You’ve just graduated college and you’re excited to start the next chapter of your life. You’ve worked so hard for this — your time, money, and energy has gone into getting your degree, not to mention your blood, sweat, and tears. You’ve been preparing for your career for so long and you’re ready to go to work. When you’re hired for a position, you’re told about your benefits, salary, and what’s expected of you. What you’re not told is that accepting that job offer means dedicating your entire life to work.

Most jobs have a typical 40-hour week, with the occasional overtime and weekend hours. That’s roughly an eight-hour day. You go to work for eight hours, come home exhausted, and try to get some rest. However, your work’s not done — you also have to prepare for tomorrow’s daily grind: packing a lunch, picking out a presentable outfit to wear, and more. You’re suddenly faced with a harsh reality — work is sucking up all your free time.

What happened to the joy in life? What happened to spending time with family and friends, or even starting a family? What happened to spending time doing the things you enjoy, such as reading, watching your favorite TV show, or even just relaxing? 

The world we live in today stresses the importance of work. It’s all about making enough money to survive, and with rising costs in education, millennials and Gen Z will have to work until they’re too old to move just to pay off their student loans. 

Kids are told to choose “fulfilling” careers that make a decent yearly salary, such as careers in the STEM field. They’re discouraged from pursuing their passions. Maybe they want to be a singer or an artist, but they can’t. From a young age, many children are told they have to pursue science-centric professions or they’ll never have enough money to live comfortably. I’m not saying that all kids are passionate about the arts over STEM; I’m only saying that kids are encouraged to pursue high-paying careers such as ones in STEM fields rather than doing what they’re interested in. This causes a lot of people to end up in jobs they aren’t passionate about, thus decreasing the amount of joy they experience in life.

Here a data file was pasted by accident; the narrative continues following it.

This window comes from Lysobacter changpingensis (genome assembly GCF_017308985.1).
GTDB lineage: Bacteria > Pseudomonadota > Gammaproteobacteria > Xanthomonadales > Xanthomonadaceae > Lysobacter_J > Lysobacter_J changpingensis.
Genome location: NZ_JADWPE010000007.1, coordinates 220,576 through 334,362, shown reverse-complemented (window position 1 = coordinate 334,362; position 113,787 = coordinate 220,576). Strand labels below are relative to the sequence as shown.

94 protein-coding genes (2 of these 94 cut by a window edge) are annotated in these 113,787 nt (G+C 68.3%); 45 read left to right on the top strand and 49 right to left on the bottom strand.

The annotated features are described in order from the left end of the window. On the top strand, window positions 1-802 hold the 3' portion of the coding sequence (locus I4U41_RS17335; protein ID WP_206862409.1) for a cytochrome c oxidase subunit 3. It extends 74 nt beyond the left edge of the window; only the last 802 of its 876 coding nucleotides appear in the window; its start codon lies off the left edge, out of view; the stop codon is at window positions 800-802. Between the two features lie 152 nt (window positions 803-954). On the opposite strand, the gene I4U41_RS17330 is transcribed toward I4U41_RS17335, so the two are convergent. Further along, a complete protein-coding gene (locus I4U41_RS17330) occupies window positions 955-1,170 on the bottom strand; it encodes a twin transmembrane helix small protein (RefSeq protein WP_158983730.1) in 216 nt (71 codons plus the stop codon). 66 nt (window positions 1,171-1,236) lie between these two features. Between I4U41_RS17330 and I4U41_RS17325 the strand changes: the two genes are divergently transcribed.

When I was a little girl, guest speakers of STEM professions would come to my school and talk about how fun doing math and science was. But I didn’t want to be a scientist or a mathematician. I wanted to be a writer. Why wasn’t anyone encouraging me to be one? Because the pay wasn’t high enough. Because the job wasn’t “stable.”

Which leads me back to my main point — the lack of joy in life. Your entire life is dedicated to that one job, which you may not even enjoy but need in order to survive. No time to do what you really want to do. It’s hard to find love, unless you find it at work. No matter how you look at it, everything revolves around work. I’m not saying that there aren’t any people who enjoy their jobs, but even if you do enjoy your job, you can’t deny that your life revolves around it.

When will the cycle end? When will society stop pressuring people to work until they drop? 

I once saw a story about a woman who won $10 million. She quit her job the next day and spent her days painting. The sad truth is that if we didn’t have to work, we would be doing what actually brings us joy in life.

Through fire and flames, local business Akimbo Bookshop has the community at its back

This outpouring of support from the community has emboldened Crawford to think about the future of Akimbo, including opening Akimbo 2.0.

Blackout in a can: a brief history of Four Loko

“Blackout in a can,” “The pregame and postgame,” and “Battery acid” are all terms that have been used in reference to potentially the most infamous drink.


I cannot tell you how many times I’ve been sneak-attacked by a puddle on my treks across campus. A puddle.